What is a gap in stocks?

Top 5 causes of warehouse stock discrepancies and our tips to avoid them

What is a gap in stocks? As we know, stock discrepancies are the real pet peeve of any business. Planning, logistics, sales, or finance can be heavily impacted by these errors.

An underestimation of the references stored within a warehouse can lead to a shortage of stock and an inability to meet customer demand on time. Conversely, an overestimation of quantities can lead to goods not being sold, their obsolescence, superfluous purchases, or even overconsumption of storage space.

But how do explain the stock discrepancies? This article details the main causes of discrepancies starting from a macro scale down to a more operational level. For each of these causes, we offer you solutions to put in place in order to prevent and limit the discrepancies as much as possible.

What is a gap in stocks?

1 . Lack of organization of storage space

The location and organization of the warehouse are the keys to logistics performance because they directly impact the operational teams. A poorly tidy warehouse is a warehouse in which human errors will multiply. The lack of organization results in the poor demarcation of activity areas, missing signage, unlabeled storage locations, or even cluttered picking aisles.

  • Sizing of the warehouse: a warehouse must above all be correctly sized to absorb the activity of the company and its possible variations. In the event of overload, the capacity can be increased thanks to optimized shelving adapted to the products (e.g.: high shelving, mezzanine, etc.). If this is not enough to absorb growth or peaks in activity, the temporary rental of an overflow platform should be considered. On a larger scale, the conduct of a logistics master plan may be considered to review the organization of storage sites.
  • Organization of the warehouse: the main areas of activity (reception, storage, preparation, and dispatch) must be optimized and organized according to the logic of the flow to separate and streamline the various operations carried out. Areas dedicated to non-standard activities (quality control, quarantine, cross-docking, etc.) must also be identified and ordered.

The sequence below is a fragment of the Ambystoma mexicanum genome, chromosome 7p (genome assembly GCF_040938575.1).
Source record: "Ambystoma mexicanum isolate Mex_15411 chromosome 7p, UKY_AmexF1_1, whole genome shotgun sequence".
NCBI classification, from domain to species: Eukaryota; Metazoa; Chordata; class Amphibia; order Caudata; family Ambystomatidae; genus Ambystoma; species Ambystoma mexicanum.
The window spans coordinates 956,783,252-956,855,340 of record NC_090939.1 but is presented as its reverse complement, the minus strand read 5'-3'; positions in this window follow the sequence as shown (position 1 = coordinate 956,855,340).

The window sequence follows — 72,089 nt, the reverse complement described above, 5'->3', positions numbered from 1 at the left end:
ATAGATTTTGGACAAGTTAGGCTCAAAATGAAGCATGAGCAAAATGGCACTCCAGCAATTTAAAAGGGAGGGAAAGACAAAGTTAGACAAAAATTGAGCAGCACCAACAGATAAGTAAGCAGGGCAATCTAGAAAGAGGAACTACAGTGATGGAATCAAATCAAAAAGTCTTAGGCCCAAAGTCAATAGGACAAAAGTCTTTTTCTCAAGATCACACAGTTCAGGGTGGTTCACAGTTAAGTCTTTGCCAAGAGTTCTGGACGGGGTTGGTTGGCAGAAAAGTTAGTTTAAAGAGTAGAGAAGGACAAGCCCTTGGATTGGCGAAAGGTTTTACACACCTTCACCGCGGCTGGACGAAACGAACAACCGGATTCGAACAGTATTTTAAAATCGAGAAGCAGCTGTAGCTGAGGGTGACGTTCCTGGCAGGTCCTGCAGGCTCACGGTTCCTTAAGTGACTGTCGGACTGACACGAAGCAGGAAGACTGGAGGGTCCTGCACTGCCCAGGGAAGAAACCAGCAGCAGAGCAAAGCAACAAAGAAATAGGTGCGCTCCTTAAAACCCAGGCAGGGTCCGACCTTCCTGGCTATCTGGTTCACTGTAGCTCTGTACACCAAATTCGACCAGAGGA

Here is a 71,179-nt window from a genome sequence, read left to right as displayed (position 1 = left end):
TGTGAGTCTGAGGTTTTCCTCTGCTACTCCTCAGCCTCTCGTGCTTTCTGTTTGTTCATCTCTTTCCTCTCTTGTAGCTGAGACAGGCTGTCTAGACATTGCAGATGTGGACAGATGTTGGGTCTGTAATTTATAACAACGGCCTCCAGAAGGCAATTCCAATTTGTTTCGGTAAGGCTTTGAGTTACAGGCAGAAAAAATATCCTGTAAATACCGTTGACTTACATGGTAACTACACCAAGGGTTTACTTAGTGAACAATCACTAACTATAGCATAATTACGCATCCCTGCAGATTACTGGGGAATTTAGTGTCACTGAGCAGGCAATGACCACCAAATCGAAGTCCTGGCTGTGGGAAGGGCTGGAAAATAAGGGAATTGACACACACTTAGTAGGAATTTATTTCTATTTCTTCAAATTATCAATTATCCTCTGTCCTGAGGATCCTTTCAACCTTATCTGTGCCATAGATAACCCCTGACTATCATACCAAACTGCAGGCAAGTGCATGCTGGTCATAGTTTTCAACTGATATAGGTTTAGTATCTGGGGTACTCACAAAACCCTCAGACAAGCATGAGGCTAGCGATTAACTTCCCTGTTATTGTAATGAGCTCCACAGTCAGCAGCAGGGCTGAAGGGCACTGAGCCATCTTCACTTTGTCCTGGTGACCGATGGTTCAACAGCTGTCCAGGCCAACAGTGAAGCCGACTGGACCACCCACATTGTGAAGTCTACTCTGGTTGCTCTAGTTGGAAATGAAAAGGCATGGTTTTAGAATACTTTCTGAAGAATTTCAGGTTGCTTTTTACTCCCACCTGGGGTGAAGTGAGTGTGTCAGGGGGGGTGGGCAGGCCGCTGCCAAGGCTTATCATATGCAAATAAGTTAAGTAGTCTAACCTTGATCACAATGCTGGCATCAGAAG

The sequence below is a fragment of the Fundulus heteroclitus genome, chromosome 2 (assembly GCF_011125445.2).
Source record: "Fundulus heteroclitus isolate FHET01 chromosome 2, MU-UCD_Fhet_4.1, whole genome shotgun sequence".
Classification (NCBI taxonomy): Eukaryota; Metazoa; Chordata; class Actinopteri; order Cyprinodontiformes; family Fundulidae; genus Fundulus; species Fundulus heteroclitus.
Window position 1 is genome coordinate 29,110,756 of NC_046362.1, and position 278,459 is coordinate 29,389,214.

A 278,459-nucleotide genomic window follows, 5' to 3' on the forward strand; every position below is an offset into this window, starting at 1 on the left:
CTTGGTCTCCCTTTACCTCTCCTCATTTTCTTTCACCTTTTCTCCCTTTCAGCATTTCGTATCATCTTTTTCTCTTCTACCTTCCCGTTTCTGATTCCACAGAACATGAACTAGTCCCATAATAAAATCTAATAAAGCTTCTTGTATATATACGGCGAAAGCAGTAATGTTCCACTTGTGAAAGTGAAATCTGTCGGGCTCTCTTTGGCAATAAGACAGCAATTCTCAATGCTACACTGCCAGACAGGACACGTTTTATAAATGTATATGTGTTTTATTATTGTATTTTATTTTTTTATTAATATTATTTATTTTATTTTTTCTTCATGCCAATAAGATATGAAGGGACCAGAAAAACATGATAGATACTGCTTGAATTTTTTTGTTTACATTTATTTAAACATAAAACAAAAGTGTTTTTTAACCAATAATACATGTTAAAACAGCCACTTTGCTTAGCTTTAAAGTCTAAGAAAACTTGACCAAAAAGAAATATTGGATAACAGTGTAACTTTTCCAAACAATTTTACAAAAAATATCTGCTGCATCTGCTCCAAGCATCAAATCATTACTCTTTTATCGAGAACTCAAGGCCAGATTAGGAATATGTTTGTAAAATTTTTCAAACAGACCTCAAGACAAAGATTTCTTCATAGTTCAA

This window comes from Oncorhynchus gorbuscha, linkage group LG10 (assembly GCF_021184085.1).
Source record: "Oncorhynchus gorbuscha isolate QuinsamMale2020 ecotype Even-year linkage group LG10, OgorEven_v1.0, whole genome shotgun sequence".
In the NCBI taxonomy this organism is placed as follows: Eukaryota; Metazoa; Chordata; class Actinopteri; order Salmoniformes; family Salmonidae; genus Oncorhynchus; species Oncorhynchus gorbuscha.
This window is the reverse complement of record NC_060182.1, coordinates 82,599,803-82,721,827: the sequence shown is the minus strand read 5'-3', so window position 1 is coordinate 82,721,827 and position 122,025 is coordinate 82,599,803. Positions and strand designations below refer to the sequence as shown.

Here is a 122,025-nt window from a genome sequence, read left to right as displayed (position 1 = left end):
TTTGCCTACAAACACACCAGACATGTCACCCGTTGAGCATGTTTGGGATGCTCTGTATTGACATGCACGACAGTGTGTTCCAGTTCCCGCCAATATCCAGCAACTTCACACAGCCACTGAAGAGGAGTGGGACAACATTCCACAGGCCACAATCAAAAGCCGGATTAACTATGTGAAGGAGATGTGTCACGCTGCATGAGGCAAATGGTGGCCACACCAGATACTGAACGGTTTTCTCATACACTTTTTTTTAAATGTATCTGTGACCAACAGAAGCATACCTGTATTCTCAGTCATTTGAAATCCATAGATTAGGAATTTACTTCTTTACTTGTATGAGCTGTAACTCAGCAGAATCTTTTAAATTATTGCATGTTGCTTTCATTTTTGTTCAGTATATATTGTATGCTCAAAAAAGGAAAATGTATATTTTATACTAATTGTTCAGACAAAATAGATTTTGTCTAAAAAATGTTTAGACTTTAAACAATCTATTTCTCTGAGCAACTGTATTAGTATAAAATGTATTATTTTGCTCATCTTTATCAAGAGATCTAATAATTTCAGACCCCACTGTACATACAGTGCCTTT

• Visual management: the use of colored signage and display panels makes it possible to highlight the zoning of the warehouse and dispel doubts and confusion. In the shipping area, for example, we recommend delimiting the spaces dedicated to pallets awaiting shipment with floor markings and numbering the loading bays to prevent a pallet from being loaded into the wrong truck. Each tool or product, whether handling equipment, consumables, or finished products, must have a defined and identifiable place. On the shelves and pallet racks, each storage location is to be labeled with its codification and an associated barcode.

2 . The unreliability of data

Far from being negligible, the article base is a key element of stock management. A denomination or handling unit inconsistency between a physical product and its IT item record is a source of confusion in the field. For example, if your database considers that an item code corresponds to a 75cl bottle of wine, but in reality, the product is packaged in cases of 6 bottles, the operator will pick up the case.

  • Computerized management: the first condition for making your data more reliable is to prohibit any use of paper or any other “degraded” counting method. Warehouse management software (WMS) and its range of features (radio frequency, voice picking, etc.) give you all the cards in hand to secure and track your daily operations.
  • Packaging unit: the packaging or consumption units must be homogeneous between the systems (ERP, WMS, TMS, etc.). For example, for cable that can be referenced in rolls, m² or linear meters, it is essential to use a conversion that can be understood by the people handling the product. For factory warehouses operating with consumptions on BOM, non-whole quantities are a source of error, it is advisable to pass these references in actual consumption or on Kanban when leaving the warehouse.
  • Verification of EDI: the correct transmission of information between the systems is essential, a verification of the mapping and the consistency between the units used by each computer system will make it possible to correct any discrepancies.
  • Management of new entrants: any new product must be accompanied by an article sheet, generally created by Purchasing or R&D without having the product in view. A reception block can be configured in your WMS to make it mandatory to check and validate logistics data (dimensions, weight, etc.)